Leaked Oath Keepers’ list includes hundreds of cops, dozens of elected officials
Ars Technica – All content
Since 2009, the anti-government extremist group Oath Keepers has grown more extreme, preparing for civil war by recruiting law enforcement and military into local chapters nationwide.
As reports tracked a string of violent events leading up to Oath Keepers’ involvement in the Capitol riots, it remained difficult for outsiders to discern just how effective the nonprofit group’s recruitment really was at targeting people with real power. Then in fall 2021, the Distributed Denial of Secrets published a massive data leak, revealing names and addresses of 38,000 Oath Keepers and donors. Sorting through the data, the Anti-Defamation League Center on Extremism (COE) saw an opportunity to cross-reference public data on listed members and map out approximately how far Oath Keepers has come in furthering its mission to establish a secure “foothold in mainstream seats of power” throughout the US.
In a report published this week, COE identified 373 people in the Oath Keepers database believed to be active law enforcement officers, 117 people who seem to be currently serving in the military, and 81 public officials who either currently hold or are running for public office in 2022.
COE’s report says that the hundreds of people identified as likely active law enforcement was “far higher than any previously identified number of extremists within law enforcement,” and, though much lower, the discovery of dozens of elected officials is “deeply concerning.”
In addition to identifying people who actively hold power, their report showed that Oath Keepers was affiliated with an even wider population of former law enforcement and military personnel. From the leaked list, COE identified 1,100 individuals who previously served in law enforcement and estimated that thousands—”one in ten of the individuals in the database”—had “served in the military in some prior capacity.”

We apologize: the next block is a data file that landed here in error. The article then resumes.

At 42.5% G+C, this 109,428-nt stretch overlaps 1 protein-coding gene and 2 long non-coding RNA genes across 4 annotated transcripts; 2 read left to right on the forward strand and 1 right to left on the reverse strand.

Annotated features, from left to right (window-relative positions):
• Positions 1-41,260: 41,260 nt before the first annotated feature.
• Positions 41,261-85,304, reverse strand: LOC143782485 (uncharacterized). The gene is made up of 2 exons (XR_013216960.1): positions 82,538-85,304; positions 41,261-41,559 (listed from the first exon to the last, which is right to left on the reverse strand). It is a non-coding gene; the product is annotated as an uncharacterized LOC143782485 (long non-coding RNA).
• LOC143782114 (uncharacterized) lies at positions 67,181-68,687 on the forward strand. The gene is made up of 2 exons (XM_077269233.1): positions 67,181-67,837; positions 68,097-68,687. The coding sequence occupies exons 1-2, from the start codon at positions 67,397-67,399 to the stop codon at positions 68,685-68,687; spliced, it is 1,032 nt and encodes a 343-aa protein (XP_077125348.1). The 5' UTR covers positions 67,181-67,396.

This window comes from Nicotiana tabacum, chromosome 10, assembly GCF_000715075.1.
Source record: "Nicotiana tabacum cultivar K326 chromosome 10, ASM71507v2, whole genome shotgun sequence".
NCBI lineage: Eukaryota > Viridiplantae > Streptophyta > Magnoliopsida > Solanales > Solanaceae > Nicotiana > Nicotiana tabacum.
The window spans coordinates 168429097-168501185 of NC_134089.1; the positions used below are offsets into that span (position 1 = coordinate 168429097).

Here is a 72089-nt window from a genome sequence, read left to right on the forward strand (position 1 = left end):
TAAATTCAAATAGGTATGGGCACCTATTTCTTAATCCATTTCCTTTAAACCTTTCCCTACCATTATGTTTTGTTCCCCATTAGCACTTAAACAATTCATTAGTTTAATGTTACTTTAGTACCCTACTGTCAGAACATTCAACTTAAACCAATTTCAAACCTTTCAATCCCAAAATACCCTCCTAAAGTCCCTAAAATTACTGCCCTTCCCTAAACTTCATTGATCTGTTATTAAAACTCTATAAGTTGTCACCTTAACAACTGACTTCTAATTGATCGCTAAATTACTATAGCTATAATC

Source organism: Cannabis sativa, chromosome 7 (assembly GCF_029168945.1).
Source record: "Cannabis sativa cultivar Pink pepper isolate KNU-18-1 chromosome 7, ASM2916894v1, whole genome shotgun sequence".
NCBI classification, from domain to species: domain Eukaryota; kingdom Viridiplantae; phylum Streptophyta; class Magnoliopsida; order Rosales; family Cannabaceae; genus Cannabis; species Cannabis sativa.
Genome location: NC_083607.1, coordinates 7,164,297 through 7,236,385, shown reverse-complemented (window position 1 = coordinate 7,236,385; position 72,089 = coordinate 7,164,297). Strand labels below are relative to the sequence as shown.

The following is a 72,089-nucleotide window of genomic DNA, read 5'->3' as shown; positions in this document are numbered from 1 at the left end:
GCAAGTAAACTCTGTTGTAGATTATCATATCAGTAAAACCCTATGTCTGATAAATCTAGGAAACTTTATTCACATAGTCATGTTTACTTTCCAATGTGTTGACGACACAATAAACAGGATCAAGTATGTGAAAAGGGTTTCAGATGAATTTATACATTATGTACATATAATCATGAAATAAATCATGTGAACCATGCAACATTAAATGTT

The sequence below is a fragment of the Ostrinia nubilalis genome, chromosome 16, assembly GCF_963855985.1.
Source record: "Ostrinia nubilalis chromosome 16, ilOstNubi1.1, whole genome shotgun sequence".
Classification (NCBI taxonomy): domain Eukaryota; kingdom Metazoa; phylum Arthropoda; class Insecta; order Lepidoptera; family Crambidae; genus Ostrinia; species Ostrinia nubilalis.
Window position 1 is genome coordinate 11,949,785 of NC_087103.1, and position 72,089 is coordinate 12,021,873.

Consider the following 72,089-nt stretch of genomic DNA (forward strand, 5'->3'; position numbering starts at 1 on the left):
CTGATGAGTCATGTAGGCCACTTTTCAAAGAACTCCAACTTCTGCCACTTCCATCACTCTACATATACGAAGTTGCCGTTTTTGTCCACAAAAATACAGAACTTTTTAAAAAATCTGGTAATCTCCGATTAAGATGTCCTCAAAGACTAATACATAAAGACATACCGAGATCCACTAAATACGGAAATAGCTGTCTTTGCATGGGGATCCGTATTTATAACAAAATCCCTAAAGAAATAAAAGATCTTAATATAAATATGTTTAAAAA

COE also says it’s possible that the total number of Oath Keepers in the database affiliated with law enforcement, military, or public office could be higher, depending on how much an individual values privacy. “It is possible that these numbers do not fully account for individuals who may have moved a significant distance, those who do not have an online presence, and those who do not self-identify their profession on their social media pages,” the report reads.
The report also said that not every law enforcement or military member involved with Oath Keepers would be listed in the database. Oath Keepers had a policy that “members currently serving in law enforcement and the military” could “participate in the organization without formally signing up” because Oath Keepers understood “that formal association with the organization could endanger their employment.”
COE stressed that just because an individual is identified as listed in the database, this “is not proof that they were or are still an Oath Keeper.” To confirm any suspected ongoing affiliations with Oath Keepers, COE recommended that “individualized assessment of the individual must take place.”
The Associated Press spoke to a limited range of people whom COE identified, some of whom confirmed they are no longer connected to the group. Reasons for quitting Oath Keepers included having no access to a local chapter, receiving too many emails, and rejecting the group’s increasing extremism. However, others whose comments are documented in the database leak did not seem to consider their membership passive. One individual whom COE believes to be a staff sergeant currently in the Army wrote, “I am still active and do not like the direction America has been going the last decade. I know it is up to men like me to make a brighter future for our nation.”